1. Seed sorting Folder
Save unnecessary spending in spring, and make life easier for yourself at the same time, by organising your seeds with the help of a 4 pocket clear file folder. Arrange your seed packets in alphabetical order (or any other grouping you prefer), then pop one seed packet into each clear file pocket. You’ll be able to locate your seeds easily, and see at a glance, the use-by date on the packets. When you use up all the seeds in a packet, remove the empty packet and, in its place, pop in a note reminding you which seed you need to purchase.
2. Table top Zen garden
Japanese Zen gardens are made for contemplation. This winter, as a mindful distraction from checking your social media or the news, grab yourself a tray or shallow dish from the op-shop, and get creating. Mini Zen gardens are made from natural materials such as beach sand, succulents, pebbles, twigs and moss. You can even purchase a set of mini garden tools to help you rake your garden sand into soothing patterns. For Zen mini garden ideas, take a look here.
3. My little library
Winter is the time for garden planning, or simply enjoying the gardens of others through the pages of a good old-fashioned book. And the good news is gardening books are among the most common of those for sale on the shelves of charity shops. That means you can enjoy them at your leisure rather than borrowing them from the library and having to return them before you’ve had time to turn a page. Best of all, you can cut out photos that appeal, and pop them in a scrap book or onto a mood board to help you plan your next garden project!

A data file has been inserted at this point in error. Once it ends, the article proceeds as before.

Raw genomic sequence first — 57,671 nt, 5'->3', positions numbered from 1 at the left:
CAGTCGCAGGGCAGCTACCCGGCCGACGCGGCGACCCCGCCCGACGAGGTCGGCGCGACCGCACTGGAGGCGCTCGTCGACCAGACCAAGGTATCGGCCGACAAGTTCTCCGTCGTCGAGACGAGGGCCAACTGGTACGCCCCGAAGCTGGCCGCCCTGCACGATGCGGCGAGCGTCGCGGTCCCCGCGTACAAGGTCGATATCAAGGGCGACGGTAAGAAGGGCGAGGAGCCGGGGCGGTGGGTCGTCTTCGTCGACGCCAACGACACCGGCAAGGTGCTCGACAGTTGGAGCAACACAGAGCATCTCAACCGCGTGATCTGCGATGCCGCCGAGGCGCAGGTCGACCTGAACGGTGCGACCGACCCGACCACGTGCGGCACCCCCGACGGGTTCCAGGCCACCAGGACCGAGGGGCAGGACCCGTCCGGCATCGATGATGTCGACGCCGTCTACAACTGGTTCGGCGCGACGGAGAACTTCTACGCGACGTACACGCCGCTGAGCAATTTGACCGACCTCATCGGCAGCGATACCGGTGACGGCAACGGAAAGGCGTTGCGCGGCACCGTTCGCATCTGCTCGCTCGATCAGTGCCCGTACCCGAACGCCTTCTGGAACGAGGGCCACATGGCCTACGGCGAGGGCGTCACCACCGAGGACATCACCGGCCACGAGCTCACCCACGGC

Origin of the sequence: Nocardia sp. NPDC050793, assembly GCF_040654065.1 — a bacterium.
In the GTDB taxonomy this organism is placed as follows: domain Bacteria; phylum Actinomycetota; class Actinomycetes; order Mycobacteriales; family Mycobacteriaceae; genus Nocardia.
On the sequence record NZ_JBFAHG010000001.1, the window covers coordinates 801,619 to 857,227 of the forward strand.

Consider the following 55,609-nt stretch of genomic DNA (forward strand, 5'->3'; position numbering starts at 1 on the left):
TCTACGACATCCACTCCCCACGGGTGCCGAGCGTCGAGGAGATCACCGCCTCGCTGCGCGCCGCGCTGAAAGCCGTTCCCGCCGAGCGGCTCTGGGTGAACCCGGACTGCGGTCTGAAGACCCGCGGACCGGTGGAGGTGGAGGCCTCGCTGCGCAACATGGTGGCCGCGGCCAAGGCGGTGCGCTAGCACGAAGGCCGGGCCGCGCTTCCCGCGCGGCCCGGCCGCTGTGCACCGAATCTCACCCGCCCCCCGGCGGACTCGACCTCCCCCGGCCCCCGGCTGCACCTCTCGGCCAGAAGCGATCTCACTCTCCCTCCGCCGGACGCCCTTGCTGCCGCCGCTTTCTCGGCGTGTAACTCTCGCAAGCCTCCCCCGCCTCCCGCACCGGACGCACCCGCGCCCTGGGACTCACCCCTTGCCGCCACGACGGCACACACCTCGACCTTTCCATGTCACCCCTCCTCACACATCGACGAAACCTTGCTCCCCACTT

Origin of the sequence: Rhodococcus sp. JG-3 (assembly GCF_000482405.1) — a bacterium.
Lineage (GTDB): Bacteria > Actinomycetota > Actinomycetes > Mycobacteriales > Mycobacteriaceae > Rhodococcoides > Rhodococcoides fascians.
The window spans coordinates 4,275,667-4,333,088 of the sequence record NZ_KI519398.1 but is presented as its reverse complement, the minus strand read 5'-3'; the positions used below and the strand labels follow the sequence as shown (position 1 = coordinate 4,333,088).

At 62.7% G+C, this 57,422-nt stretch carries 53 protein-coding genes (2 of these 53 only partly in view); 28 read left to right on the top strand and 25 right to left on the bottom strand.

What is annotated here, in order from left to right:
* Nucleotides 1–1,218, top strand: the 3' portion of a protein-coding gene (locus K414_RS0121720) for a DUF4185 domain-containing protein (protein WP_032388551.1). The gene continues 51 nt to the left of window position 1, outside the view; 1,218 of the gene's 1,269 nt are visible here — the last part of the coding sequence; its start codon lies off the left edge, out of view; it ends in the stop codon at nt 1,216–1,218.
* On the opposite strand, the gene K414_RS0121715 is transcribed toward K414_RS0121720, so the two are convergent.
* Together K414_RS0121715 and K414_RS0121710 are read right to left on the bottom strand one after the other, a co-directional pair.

4. Self-sown seed packets
If you’re a seed collector, winter is the time to stitch up a few pretty packets of your own seeds to gift to friends (just pop the packet in an envelope, along with a card, for a home grown gift filled with meaning). To stitch seed packets, choose colourful embroidery cotton (if sewing by hand) or bright or gold thread if using a machine. Cut a double square of strong paper, and stitch around 3 sides of it. Write the name of the seed on one side of your pocket (or draw an illustration of the plant, if you’re artistic), pop a pinch of seed inside, then stitch up the last side of the pocket. All done!
5. Sow a free forest
Next time you’re walking in an area of native forest, take a few spoons of soil from the ground around the trees (always check removing living material is permitted). When you’re back home, mix the soil into good quality potting mix, and use it to fill a shallow container which has drainage holes in its base. Water to keep the soil damp. You’ll be surprised at the sheer number and variety of forest plants that germinate. Once they do, you can pot them into larger containers. If you don’t have space for them in your own garden, gift them to your local branch of Forest & Bird.
Who said gardening had to stop with winter – make this your best indoor gardening year ever!